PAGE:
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Ancient Greece: Art, Architecture, and History (Getty Trust Publications:…
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Amazon.com Product Description (ISBN 0892366958, Paperback)Since antiquity, the achievements of the Greeks in art and architecture have elicited great admiration. From the Parthenon and the other temples on the Acropolis of Athens to the fabled palace of King Minos at Knossos on Crete to the walled city of Mycenae-home of the Trojan leader Agamemnon-Greek art and architecture continue to this day to fascinate visitors to Greece and influence Western aesthetics.
This informative handbook traces Greek art and architecture from the third millennium to the first century B.C. Belozerskaya and Lapatin relate the rich development of styles, techniques, and motifs to the history of this period. The culmination of these developments in architecture, sculpture, and vase painting in the fifth century B.C. is illustrated in such masterpieces as the temples at Paestum in Italy, the sculptures of the Parthenon, the bronze charioteer from Delphi, and works of the Attic black- and red-figure vase painters. Also included in the book is a discussion of the spread of Greek culture to southern Italy and Sicily and the influence of Greek artistic traditions on Roman art. With more than three hundred illustrations, this book will serve as an attractive guide for students, travelers, and all those interested in ancient Greek civilization.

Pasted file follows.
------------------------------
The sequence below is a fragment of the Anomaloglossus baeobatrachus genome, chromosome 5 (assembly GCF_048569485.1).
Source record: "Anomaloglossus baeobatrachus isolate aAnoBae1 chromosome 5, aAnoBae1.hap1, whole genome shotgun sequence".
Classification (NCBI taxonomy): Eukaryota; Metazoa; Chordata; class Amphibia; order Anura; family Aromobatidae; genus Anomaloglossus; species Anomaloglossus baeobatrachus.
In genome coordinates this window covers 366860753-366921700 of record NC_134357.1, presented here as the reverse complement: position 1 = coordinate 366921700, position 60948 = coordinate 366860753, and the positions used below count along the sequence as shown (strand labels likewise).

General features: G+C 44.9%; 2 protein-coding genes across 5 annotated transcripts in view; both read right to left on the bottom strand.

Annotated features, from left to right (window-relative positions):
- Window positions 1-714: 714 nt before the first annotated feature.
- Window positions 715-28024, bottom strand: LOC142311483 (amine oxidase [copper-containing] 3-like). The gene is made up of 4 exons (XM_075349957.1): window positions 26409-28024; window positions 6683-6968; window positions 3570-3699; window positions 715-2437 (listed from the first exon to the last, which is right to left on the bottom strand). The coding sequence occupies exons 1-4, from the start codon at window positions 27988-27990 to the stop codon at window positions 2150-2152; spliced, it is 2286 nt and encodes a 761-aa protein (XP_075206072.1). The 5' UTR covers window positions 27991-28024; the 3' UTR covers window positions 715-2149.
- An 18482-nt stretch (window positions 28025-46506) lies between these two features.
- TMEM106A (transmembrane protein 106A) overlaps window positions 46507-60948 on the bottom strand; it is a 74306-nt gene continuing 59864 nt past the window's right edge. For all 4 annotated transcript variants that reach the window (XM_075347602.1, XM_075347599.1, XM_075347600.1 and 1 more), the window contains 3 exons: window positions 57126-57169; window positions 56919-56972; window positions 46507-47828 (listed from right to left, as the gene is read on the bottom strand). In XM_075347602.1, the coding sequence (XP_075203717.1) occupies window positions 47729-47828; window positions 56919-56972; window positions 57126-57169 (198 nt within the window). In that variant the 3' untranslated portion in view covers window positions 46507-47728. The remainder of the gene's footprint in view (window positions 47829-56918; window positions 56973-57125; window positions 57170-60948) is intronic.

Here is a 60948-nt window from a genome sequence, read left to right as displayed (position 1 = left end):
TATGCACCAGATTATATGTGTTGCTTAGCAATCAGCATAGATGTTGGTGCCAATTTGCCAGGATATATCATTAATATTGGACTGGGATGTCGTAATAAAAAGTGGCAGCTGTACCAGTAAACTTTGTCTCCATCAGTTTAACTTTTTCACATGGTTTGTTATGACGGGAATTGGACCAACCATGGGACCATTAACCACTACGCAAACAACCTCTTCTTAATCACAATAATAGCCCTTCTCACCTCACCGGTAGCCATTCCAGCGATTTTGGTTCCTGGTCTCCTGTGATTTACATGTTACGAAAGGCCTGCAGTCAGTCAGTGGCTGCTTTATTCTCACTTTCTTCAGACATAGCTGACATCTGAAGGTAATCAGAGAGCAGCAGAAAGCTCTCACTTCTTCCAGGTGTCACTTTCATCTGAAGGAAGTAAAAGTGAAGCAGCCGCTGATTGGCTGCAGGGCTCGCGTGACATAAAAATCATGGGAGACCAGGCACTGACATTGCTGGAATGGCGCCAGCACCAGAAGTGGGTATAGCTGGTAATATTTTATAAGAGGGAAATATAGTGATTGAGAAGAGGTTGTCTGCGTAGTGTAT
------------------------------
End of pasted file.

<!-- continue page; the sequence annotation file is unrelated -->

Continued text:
(retrieved from Amazon Thu, 12 Mar 2015 18:18:05 -0400)
The ancient Greeks are widely considered the founders of Western civilization. To them we attribute such fundamental concepts as democracy, philosophy, theater, and athletics. This richly illustrated book traces their lasting contributions in the visual arts and places them in historical and cultural context. From the Minoans and Mycenaeans of the second millennium B.C. to the Athenians of the Golden Age of Perikles; from those who dwelled in small city-states to the inhabitants of the vast empires of Alexander the Great and his successors, who spread Greek culture far afield before they fell to the Romans, Greeks produced remarkable monuments of architecture, sculpture, and painting: majestic temples dedicated to the gods; life-like statues of bronze and marble; and painted pots renowned for their elegance. These were far more than works of art, however. They reflected - and projected - essential cultural values, whether they were intended for religious sanctuaries for aristocratic drinking parties, civic squares or tombs.
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